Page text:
A radio transmitter
attached to the back of a Mormon cricket helps researchers determine its
movement in the field. Click the image for more information about
For Some Insects, It's Smart to Run With the Crowd
Peabody February 17, 2005
To the casual observer, the millions of swarming locusts that
descended on West Africa last year were like something straight out of a
science fiction novel. Several mile-wide bands of the voracious insects ate
their way through the region's crop lands, threatening to cause food shortages
and loss of income for local farmers.
Sword, an ecologist with the Agricultural Research Service, has an
explanation for why some insects, like the desert locust, Schistocerca
gregaria, gather in mind-boggling numbers and move together across the
In the current issue of the journal Nature, Sword describes how the
Mormon cricket--a species of katydid known to periodically overrun agricultural
fields in the Northern Plains of the United States--relies on the protection
afforded by thousands, if not millions, of its fellow crickets to reduce the
risk of attack by predators.
Researchers have speculated that insects moving in bands derive some
benefits from traveling en masse. But no one has previously attempted to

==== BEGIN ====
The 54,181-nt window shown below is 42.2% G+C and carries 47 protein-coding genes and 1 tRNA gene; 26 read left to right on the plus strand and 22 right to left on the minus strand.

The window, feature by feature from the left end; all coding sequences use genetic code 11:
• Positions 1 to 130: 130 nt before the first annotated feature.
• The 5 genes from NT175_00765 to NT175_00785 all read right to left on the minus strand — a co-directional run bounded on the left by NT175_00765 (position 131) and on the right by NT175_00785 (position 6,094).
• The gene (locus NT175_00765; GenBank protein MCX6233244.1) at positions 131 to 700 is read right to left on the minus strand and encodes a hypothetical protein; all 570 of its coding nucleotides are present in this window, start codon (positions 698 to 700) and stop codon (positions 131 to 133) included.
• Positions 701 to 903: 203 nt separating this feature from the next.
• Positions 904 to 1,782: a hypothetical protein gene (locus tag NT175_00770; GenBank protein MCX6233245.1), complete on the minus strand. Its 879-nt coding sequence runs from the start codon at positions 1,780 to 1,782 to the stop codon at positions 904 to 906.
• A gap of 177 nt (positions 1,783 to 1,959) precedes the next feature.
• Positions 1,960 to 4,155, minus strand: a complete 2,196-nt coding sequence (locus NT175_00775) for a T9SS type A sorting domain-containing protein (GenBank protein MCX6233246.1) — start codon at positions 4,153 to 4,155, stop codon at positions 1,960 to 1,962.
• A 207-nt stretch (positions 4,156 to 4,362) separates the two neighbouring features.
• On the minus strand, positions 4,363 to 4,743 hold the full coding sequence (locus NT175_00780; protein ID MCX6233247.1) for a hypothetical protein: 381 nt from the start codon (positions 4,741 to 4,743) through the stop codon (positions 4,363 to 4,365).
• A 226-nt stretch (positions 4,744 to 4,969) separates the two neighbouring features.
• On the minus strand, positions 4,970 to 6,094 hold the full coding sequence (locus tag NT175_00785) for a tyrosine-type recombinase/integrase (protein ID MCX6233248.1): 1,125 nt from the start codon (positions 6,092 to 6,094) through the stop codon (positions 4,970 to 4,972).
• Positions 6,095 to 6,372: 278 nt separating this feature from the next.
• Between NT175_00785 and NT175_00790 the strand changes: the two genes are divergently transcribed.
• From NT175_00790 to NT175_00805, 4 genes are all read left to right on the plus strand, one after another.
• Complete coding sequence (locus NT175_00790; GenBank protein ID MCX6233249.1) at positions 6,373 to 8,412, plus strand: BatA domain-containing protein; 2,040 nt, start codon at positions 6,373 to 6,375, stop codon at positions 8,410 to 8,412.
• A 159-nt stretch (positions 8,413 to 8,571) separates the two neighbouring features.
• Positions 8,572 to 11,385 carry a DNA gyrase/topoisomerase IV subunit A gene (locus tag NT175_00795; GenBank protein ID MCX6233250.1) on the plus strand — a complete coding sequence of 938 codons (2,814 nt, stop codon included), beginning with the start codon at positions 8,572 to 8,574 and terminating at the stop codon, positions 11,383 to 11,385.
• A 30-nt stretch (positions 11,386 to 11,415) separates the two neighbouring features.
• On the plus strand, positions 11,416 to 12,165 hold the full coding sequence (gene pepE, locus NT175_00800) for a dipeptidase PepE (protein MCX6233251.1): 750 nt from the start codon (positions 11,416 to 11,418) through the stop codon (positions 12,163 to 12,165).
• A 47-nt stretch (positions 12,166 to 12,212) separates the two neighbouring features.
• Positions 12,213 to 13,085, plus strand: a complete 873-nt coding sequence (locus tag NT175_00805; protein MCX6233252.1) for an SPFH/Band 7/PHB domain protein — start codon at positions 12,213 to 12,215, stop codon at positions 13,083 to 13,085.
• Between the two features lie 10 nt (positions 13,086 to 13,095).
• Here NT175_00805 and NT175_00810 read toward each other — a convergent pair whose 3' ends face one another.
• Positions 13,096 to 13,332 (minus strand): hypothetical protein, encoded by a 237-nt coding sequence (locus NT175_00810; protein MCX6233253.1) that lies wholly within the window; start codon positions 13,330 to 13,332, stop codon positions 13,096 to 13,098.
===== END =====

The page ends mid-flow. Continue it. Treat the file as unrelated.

quantify those advantages, mostly because of the inherent difficulty in
tracking how individual insects move within a band of millions.
Sword, who works at the
Northern Plains Agricultural Research Laboratory in Sidney, Mont., teamed
with colleagues Patrick Lorch of the University
of North Carolina at Chapel Hill and Darryl Gwynne of the
University of Toronto at Mississauga
to use radio transmitters to monitor the movements of individual Mormon
crickets during a study last year near
Dinosaur National Monument in
The researchers discovered that for the crickets, there's safety in
large numbers. Those insects which were part of a large moving band were much
less likely to be eaten. In fact, 50 to 60 percent of the Mormon crickets that
were separated from a migratory band were killed within two days by predators
such as birds and rodents, while none of those staying with the band were
eaten. Radio transmitters belonging to those unfortunate, lone insects were
found either chewed or still glued to a partially-eaten cricket corpse.
ARS is the U.S. Department of
Agriculture's chief scientific research agency.